During pregnancy - sex and STIs

Whilst you are pregnant you may feel differently about sex, and may experience tiredness and pain that make sex difficult. It is important to ensure you have an STI test prior and/or during your pregnancy.

Why is this important?

  • as soon as you know you are pregnant, contact your GP or a midwife so you can begin your antenatal care (pre-birth care). You'll be offered a series of appointments with a midwife, or sometimes with a doctor who specialises in pregnancy and birth (an obstetrician). Throughout your pregnancy you’ll have opportunities to ask them any questions you have
  • there is some risk of STI’s passing to your baby if an infection is present at the time you deliver your baby
  • some STI’s such as genital herpes and genital warts can re-occur during pregnancy. If this happens, don’t worry the symptoms can be managed during pregnancy and will not harm the baby

  • the only time midwives or obstetricians may consider a cesarean section is if the genital ulcers are present at the time of delivery. This is to prevent transmission of herpes to baby. It is important to let your midwife know if you have had herpes in the past
  • pregnancy can be a great experience, but it can put a great deal of pressure on your body. As you support your growing baby, it’s important you look after your own physical and mental health. Some women want to have more sex during pregnancy, while others may prefer to have less or none at all. It’s up to you to decide what’s right for you.

What does this mean for me

It is safe to have sex during pregnancy. Your partner's penis can't penetrate beyond your vagina and can’t damage the baby. However, there are other reasons that may mean you don’t want to have sex.

  • many women experience nausea or ‘morning sickness’ in early pregnancy. This can range from feeling queasy to vomiting (though this is less common). For most women, this will only last a few weeks
  • some women find pregnancy very uncomfortable, particularly in the later stages. Back pain and pelvic girdle pain (PGP) are common in pregnancy and can make it difficult to sit or lie in certain positions. Your midwife should be able to tell you where you can access physiotherapy or acupuncture to help relieve pain during pregnancy. Light exercise, such as yoga, swimming or antenatal massage can also help, though you should always tell your practitioner that you are pregnant before you begin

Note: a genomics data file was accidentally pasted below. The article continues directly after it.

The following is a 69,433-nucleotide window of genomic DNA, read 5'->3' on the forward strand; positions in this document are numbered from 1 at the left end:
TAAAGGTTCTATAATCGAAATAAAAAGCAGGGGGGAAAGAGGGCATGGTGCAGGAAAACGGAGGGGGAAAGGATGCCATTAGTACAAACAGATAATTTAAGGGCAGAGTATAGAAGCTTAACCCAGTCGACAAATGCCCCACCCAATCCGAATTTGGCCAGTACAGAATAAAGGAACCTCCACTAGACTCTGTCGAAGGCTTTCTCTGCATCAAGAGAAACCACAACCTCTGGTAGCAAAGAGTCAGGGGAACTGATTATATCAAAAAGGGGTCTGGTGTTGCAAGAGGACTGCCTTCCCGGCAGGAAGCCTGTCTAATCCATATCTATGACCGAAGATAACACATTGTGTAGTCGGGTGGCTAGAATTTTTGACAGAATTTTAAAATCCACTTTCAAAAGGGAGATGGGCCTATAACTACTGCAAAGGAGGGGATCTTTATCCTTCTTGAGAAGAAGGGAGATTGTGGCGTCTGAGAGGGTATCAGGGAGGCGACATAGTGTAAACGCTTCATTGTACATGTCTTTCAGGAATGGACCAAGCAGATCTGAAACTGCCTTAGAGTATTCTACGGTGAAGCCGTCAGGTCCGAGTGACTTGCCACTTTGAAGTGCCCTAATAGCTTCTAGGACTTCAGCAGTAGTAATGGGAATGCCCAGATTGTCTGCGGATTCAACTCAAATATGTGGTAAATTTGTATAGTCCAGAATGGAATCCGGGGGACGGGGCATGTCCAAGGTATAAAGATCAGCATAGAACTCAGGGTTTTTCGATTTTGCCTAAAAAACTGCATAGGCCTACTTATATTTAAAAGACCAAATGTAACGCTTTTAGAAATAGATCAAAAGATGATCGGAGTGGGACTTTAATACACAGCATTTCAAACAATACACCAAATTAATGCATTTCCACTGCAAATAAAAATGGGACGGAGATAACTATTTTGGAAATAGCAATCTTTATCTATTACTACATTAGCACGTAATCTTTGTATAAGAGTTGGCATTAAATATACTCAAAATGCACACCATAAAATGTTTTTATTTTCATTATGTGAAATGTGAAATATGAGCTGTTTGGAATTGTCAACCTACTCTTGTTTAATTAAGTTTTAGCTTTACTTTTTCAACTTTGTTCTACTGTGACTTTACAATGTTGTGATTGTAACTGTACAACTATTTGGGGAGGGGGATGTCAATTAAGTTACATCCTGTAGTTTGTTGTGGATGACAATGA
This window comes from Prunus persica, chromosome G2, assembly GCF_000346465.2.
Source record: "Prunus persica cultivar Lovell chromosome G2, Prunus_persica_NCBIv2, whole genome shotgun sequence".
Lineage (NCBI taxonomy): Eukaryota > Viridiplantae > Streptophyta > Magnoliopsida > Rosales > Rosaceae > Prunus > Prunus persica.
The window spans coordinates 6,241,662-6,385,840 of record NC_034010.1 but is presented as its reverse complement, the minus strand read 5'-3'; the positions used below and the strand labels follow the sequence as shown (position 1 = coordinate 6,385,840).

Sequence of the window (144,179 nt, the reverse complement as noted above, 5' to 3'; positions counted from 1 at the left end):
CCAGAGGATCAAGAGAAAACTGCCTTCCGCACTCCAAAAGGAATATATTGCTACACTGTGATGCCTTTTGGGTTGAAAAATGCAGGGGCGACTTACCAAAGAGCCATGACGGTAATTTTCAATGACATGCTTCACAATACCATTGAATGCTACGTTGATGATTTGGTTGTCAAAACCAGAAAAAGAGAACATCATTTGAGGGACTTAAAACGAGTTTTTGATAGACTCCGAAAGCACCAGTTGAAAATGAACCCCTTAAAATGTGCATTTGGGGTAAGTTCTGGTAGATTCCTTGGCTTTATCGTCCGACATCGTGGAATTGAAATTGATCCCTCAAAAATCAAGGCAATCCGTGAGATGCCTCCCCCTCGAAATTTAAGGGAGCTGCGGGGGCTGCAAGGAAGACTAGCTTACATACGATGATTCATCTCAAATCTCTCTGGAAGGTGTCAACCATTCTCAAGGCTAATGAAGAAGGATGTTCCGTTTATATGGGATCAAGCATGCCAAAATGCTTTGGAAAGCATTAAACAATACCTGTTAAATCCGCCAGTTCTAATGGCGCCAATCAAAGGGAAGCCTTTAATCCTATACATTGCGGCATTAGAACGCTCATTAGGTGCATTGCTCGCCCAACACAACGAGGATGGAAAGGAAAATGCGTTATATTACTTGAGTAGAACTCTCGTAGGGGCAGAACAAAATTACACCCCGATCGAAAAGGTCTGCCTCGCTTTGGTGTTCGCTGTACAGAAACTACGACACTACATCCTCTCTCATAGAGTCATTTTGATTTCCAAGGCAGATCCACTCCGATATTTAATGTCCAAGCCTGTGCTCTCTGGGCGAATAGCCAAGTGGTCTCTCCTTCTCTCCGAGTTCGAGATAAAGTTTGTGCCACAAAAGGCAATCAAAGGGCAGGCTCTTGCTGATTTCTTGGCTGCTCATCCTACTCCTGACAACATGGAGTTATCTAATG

• later in pregnancy, sex or orgasms can set off contractions (known as Braxton Hicks contractions). If this happens, you'll feel the muscles of your womb (uterus) go hard. This is normal. If it feels uncomfortable, try relaxation techniques or just lie quietly until the contractions pass
  • some women feel lethargic or depressed about how their body is changing, others feel ‘glowing’ or excited. It’s up to you whether you want to have sex or be intimate with your partner. The important thing is that you look after your physical and mental health.

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Talking to your partner

It is normal for your sex drive to change during pregnancy and in the weeks after giving birth. Some couples find having sex very enjoyable during pregnancy, while others prefer not to have sex at all. Don't worry about this - talk with your partner.

Pregnancy & STIs

If you think you are at risk of sexually transmitted infections (STIs), you should continue to use condoms during sex to protect you and your baby. STIs can affect your baby's health during pregnancy and after the birth.

If you have any reason to believe that you or your partner may have an STI, get a test as soon as possible.

You'll be offered a confidential HIV test as part of your routine antenatal care. Your midwife or doctor will discuss this with you, and counselling will be available if the result is positive.

Questions?

If you are still at school when you get pregnant, you are entitled to an education and to stay on at school. The Equality Act is a law which says that places like schools cannot treat someone differently just because they are pregnant. You can discuss your pregnancy in confidence with the school nurse or in a local sexual health service.

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This is the care you receive from healthcare professionals during your pregnancy. Your first hospital antenatal appointment with a midwife is likely to be when you are around 12 weeks pregnant. Here, your midwife will begin your maternity notes. You’ll keep them and bring with you to all your appointments. Ask if there is anything in your notes that you don't understand.

You will receive information on:

  • nutrition, diet and food hygiene
  • lifestyle factors that may affect the health of you and your baby
  • scans, screens and testing
  • antenatal classes such as breastfeeding workshops and birth preparation. These also give you a chance to meet and share information with other parents-to-be.

It is really important you let your midwife know if you have any health conditions, disabilities or if you don’t speak English, as that may mean you have special requirements for your antenatal care and labour.

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